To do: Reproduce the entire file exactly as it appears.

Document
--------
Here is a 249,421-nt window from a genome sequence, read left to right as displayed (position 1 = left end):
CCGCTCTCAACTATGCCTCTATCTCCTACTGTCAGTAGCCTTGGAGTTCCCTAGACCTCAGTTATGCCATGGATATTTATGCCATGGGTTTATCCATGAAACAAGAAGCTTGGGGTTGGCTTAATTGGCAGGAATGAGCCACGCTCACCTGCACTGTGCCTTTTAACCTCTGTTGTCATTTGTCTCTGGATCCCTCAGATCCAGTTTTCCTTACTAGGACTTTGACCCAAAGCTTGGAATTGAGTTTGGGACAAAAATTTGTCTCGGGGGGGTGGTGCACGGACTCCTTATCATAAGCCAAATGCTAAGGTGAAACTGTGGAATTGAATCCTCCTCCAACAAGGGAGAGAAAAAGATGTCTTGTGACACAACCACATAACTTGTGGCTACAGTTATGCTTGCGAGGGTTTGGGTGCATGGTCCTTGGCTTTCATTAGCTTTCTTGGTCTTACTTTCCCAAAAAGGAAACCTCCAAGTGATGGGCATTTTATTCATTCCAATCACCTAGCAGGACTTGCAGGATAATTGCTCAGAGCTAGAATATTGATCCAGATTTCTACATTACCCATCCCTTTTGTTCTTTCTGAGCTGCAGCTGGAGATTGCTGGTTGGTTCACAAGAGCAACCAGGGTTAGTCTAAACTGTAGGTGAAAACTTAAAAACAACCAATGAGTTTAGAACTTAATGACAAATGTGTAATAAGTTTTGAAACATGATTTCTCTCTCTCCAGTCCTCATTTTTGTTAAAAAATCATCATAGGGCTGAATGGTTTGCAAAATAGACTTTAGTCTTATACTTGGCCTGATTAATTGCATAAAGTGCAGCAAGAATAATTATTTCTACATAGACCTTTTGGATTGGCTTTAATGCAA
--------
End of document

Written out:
Here is a 249,421-nt window from a genome sequence, read left to right as displayed (position 1 = left end):
CCGCTCTCAACTATGCCTCTATCTCCTACTGTCAGTAGCCTTGGAGTTCCCTAGACCTCAGTTATGCCATGGATATTTATGCCATGGGTTTATCCATGAAACAAGAAGCTTGGGGTTGGCTTAATTGGCAGGAATGAGCCACGCTCACCTGCACTGTGCCTTTTAACCTCTGTTGTCATTTGTCTCTGGATCCCTCAGATCCAGTTTTCCTTACTAGGACTTTGACCCAAAGCTTGGAATTGAGTTTGGGACAAAAATTTGTCTCGGGGGGGTGGTGCACGGACTCCTTATCATAAGCCAAATGCTAAGGTGAAACTGTGGAATTGAATCCTCCTCCAACAAGGGAGAGAAAAAGATGTCTTGTGACACAACCACATAACTTGTGGCTACAGTTATGCTTGCGAGGGTTTGGGTGCATGGTCCTTGGCTTTCATTAGCTTTCTTGGTCTTACTTTCCCAAAAAGGAAACCTCCAAGTGATGGGCATTTTATTCATTCCAATCACCTAGCAGGACTTGCAGGATAATTGCTCAGAGCTAGAATATTGATCCAGATTTCTACATTACCCATCCCTTTTGTTCTTTCTGAGCTGCAGCTGGAGATTGCTGGTTGGTTCACAAGAGCAACCAGGGTTAGTCTAAACTGTAGGTGAAAACTTAAAAACAACCAATGAGTTTAGAACTTAATGACAAATGTGTAATAAGTTTTGAAACATGATTTCTCTCTCTCCAGTCCTCATTTTTGTTAAAAAATCATCATAGGGCTGAATGGTTTGCAAAATAGACTTTAGTCTTATACTTGGCCTGATTAATTGCATAAAGTGCAGCAAGAATAATTATTTCTACATAGACCTTTTGGATTGGCTTTAATGCAA